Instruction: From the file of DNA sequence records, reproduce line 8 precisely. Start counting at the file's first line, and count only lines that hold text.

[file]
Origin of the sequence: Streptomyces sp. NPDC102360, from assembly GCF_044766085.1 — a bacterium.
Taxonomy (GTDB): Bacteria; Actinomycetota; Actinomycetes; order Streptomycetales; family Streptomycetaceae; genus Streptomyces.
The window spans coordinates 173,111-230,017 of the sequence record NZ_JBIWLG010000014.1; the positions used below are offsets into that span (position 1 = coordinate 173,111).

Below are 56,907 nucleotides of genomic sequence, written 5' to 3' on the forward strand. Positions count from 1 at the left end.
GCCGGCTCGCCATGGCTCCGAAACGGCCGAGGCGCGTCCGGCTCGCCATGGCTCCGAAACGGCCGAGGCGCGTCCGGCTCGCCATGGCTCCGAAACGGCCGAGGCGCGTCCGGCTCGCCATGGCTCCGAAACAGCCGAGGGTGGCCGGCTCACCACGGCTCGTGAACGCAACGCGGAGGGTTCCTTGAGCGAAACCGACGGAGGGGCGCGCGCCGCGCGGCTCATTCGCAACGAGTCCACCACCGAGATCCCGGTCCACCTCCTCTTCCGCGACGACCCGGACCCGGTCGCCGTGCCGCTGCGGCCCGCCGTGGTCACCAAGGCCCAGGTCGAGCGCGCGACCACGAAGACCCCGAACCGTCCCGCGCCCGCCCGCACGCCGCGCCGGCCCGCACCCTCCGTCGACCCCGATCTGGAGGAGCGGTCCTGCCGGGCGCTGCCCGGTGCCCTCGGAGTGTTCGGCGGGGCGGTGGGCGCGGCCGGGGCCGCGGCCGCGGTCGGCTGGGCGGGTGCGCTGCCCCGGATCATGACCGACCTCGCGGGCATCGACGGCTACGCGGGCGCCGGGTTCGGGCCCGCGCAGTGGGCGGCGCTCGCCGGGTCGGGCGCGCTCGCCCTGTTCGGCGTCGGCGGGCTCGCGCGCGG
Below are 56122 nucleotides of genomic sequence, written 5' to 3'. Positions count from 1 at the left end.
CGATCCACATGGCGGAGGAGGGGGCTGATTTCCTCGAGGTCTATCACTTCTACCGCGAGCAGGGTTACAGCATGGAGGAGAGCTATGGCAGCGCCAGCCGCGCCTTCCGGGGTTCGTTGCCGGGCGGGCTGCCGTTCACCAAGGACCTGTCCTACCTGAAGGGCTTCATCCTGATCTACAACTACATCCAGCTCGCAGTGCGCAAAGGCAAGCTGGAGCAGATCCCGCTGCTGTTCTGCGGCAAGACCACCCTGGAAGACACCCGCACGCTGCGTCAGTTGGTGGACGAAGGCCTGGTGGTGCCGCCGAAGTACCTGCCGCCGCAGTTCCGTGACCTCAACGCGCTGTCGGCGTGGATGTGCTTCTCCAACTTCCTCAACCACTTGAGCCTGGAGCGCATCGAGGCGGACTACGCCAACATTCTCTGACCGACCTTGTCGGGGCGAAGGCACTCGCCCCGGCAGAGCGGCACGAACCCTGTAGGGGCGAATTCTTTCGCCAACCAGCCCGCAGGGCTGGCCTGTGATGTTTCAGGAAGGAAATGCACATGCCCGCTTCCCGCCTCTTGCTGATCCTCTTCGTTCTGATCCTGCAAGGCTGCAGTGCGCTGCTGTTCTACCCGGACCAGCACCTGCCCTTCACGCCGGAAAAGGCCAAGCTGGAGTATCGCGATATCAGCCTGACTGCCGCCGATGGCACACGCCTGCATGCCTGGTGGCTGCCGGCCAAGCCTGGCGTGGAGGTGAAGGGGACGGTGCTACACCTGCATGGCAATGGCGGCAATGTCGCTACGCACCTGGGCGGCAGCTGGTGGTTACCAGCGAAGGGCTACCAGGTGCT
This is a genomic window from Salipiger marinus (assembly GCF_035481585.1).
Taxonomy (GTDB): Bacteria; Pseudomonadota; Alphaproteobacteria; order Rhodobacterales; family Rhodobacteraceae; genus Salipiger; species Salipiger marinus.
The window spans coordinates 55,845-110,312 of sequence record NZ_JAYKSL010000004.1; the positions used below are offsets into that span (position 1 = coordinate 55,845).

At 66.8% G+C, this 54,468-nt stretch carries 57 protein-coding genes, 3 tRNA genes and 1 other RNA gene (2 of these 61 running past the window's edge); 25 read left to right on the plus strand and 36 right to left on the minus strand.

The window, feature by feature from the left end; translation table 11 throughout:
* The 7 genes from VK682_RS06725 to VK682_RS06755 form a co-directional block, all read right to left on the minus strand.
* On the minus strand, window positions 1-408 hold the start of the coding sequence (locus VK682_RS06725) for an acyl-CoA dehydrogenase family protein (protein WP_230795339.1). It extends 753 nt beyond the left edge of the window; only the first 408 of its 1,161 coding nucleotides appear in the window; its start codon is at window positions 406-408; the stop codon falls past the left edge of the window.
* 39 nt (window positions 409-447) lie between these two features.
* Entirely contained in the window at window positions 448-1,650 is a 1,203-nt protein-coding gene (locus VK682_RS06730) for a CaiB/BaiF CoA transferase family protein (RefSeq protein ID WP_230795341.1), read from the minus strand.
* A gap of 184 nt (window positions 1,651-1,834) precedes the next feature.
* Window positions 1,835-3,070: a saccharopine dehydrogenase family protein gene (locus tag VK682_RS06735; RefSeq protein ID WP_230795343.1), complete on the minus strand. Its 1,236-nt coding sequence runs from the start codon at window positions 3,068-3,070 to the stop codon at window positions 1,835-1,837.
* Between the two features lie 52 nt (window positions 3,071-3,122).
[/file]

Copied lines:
This is a genomic window from Salipiger marinus (assembly GCF_035481585.1).